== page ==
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Clin Exp Metastasis. 1997 Mar;15(2):140-50.

Influence of the host microenvironment on the clonal selection of human colon carcinoma cells during primary tumor growth and metastasis.

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Department of Cell Biology, The University of Texas M.D. Anderson Cancer Center, Houston 77030, USA.


The purpose of this study was to determine the subpopulation dynamics of human colon carcinoma (HCC) cells growing at orthotopic (cecum, liver) or ectopic (subcutis, kidney, spleen) sites in nude mice and to correlate any outgrowth of distinct clones with the differential expression of metastasis-related genes. Low metastatic KM12C HCC cells were genetically tagged with a retrovirus harboring the neomycin-resistance (Neo(R)) gene. Southern blot analyses demonstrated only minor resolution of the Neo(R) hybridization pattern in DNA isolated from primary tumors growing orthotopically or ectopically, suggesting a polyclonal outgrowth. In contrast, a major resolution of the Neo(R) hybridization pattern was observed in liver-specific metastases, demonstrating the outgrowth of single dominant clones. Expression of epidermal growth factor receptor (EGR-R) increased 20-60% in the liver metastases vs spleen tumors and the KM12C Neo(R) cells. Transforming growth factor alpha (TGF-alpha), amphiregulin (AR), and c-met showed only modest differences in mRNA expression. A 20-80% increase in type IV collagenase mRNA levels was also observed in all tumor specimens. Furthermore, expression of the multi-drug resistance gene PGY-1 and the carcinoembryonic antigen (CEA) gene were elevated in the liver metastases compared with the spleen tumors and cultured cells. Transcript levels of the angiogenic factors interleukin-8 and basic fibroblast growth factor did not correlate with clonal outgrowth. These data demonstrate a correlation between EGF-R, type IV collagenase, CEA, and PGY-1 gene expression and the production of liver metastases. Our results suggest that distinct HCC clones differentially expressing specific mRNA transcripts for metastasis-related genes are the forerunners of the experimental liver metastatic lesions.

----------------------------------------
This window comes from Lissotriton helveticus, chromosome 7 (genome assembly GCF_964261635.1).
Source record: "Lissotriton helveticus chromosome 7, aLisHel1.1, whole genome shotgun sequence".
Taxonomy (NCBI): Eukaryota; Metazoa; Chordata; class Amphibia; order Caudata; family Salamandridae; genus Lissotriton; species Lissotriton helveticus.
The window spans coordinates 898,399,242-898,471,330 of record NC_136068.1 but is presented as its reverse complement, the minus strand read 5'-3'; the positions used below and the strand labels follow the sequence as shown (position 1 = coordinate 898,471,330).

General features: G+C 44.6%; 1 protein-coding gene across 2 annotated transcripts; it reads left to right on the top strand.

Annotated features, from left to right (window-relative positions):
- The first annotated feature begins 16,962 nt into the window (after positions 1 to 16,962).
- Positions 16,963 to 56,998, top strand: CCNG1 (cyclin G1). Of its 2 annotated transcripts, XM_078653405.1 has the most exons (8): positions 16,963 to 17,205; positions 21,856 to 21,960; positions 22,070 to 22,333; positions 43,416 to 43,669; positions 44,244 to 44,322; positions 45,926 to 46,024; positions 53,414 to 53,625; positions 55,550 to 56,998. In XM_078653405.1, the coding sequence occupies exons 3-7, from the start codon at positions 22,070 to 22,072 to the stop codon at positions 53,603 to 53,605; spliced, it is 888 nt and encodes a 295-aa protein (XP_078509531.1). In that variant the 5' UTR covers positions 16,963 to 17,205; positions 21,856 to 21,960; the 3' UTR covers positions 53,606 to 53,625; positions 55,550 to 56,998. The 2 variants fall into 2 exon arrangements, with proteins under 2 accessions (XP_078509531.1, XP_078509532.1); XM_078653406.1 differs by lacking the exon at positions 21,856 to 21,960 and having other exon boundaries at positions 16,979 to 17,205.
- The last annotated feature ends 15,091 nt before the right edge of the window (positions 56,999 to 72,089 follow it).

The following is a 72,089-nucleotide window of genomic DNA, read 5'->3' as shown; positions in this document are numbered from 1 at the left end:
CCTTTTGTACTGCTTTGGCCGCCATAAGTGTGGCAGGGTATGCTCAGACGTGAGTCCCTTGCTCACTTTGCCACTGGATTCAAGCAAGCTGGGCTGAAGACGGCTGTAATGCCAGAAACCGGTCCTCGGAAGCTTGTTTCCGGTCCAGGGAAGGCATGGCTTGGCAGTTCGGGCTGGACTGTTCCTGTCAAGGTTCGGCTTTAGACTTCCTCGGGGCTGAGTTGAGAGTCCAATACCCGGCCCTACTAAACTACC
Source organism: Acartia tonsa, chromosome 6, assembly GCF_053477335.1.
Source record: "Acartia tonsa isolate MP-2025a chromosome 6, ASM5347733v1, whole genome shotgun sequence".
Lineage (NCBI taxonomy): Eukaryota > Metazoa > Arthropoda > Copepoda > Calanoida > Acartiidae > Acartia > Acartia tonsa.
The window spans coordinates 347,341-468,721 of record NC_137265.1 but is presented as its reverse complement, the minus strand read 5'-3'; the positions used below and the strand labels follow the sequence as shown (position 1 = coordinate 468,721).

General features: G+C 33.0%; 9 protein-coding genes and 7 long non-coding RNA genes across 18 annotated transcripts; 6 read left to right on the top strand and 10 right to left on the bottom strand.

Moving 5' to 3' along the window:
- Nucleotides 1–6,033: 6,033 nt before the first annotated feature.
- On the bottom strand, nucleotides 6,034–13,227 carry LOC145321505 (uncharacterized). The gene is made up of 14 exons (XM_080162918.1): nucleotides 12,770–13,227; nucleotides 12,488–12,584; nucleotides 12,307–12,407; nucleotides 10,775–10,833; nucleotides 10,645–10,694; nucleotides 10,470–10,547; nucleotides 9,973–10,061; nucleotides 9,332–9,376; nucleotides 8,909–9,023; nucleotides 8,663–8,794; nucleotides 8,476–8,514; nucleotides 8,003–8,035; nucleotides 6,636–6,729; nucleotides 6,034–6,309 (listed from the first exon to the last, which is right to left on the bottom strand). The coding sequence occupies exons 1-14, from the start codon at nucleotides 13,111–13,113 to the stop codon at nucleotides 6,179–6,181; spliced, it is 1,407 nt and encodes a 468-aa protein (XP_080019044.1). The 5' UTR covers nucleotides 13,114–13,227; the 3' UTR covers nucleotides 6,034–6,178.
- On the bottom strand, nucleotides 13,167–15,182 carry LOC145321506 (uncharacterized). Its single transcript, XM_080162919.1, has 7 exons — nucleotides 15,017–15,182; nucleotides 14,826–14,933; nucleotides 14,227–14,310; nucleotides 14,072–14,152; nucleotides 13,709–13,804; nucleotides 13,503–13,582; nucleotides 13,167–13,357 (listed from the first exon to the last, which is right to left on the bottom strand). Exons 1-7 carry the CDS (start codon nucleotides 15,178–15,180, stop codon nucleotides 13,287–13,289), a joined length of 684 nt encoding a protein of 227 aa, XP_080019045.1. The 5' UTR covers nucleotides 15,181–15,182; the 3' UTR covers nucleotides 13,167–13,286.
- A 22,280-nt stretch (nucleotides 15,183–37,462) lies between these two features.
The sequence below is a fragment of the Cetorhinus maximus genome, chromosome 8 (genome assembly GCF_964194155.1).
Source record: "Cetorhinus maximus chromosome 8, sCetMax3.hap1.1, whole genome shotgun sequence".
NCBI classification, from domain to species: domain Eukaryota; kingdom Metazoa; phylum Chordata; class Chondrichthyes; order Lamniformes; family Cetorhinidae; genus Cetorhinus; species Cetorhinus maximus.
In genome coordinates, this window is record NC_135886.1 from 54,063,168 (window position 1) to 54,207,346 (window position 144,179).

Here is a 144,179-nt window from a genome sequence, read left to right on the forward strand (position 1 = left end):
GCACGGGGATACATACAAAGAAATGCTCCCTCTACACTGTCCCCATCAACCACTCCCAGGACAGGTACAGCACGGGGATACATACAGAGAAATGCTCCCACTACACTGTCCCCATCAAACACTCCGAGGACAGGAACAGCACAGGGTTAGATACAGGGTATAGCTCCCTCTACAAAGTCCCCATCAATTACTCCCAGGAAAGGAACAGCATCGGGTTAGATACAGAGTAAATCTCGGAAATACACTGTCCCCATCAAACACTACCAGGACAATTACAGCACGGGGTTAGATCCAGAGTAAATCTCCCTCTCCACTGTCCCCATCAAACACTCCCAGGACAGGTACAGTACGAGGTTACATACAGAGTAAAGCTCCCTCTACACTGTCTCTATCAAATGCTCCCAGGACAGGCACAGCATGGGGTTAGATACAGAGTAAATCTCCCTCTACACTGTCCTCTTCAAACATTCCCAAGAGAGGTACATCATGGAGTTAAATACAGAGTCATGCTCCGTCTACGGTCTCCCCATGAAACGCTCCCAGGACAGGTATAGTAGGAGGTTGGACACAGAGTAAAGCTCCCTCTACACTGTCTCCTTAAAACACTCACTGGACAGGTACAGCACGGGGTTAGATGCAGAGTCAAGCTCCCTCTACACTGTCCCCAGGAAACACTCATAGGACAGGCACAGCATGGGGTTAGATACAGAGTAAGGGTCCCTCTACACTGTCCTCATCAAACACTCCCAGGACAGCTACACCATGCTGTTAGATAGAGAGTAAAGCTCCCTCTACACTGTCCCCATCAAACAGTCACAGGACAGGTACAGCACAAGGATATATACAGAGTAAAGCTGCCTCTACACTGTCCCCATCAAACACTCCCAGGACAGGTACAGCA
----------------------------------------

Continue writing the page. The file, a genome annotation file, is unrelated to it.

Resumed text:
[Indexed for MEDLINE]

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